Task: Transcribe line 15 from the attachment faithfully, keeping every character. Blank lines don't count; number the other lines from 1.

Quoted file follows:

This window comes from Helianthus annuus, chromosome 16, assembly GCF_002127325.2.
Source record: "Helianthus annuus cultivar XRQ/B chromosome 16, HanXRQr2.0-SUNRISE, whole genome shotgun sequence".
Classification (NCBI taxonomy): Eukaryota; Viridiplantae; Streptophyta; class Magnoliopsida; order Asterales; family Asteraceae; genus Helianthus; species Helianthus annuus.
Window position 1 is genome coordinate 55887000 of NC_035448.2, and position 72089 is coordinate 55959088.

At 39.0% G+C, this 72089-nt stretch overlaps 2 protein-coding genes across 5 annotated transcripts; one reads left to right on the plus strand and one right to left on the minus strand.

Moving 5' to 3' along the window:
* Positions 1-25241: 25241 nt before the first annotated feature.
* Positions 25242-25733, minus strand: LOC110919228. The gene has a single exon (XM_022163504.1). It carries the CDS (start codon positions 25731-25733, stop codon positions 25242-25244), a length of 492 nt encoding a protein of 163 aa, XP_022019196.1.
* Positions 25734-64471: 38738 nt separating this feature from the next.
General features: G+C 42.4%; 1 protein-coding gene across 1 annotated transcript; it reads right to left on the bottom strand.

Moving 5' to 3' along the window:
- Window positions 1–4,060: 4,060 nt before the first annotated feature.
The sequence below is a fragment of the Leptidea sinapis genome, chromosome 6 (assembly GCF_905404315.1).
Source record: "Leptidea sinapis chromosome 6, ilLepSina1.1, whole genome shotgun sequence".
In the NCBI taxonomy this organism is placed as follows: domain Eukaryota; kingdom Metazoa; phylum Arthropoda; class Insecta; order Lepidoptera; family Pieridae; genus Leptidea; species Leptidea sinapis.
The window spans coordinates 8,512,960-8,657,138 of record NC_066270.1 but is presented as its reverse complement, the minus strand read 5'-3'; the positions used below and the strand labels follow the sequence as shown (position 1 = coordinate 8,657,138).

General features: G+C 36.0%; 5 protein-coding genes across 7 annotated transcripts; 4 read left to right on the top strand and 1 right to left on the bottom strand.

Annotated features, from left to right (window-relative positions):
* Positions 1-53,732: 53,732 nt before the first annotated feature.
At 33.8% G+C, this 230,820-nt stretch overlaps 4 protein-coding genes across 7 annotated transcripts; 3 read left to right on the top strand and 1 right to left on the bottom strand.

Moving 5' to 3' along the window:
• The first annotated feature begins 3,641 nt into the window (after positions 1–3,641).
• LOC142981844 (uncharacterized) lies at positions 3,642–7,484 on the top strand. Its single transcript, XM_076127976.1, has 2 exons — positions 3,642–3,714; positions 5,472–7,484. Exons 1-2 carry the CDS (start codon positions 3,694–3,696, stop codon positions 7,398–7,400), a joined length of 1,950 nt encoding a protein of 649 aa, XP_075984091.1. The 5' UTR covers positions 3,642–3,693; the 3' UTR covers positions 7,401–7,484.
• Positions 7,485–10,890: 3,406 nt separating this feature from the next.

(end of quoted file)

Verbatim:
In the NCBI taxonomy this organism is placed as follows: domain Eukaryota; kingdom Metazoa; phylum Arthropoda; class Insecta; order Lepidoptera; family Pieridae; genus Leptidea; species Leptidea sinapis.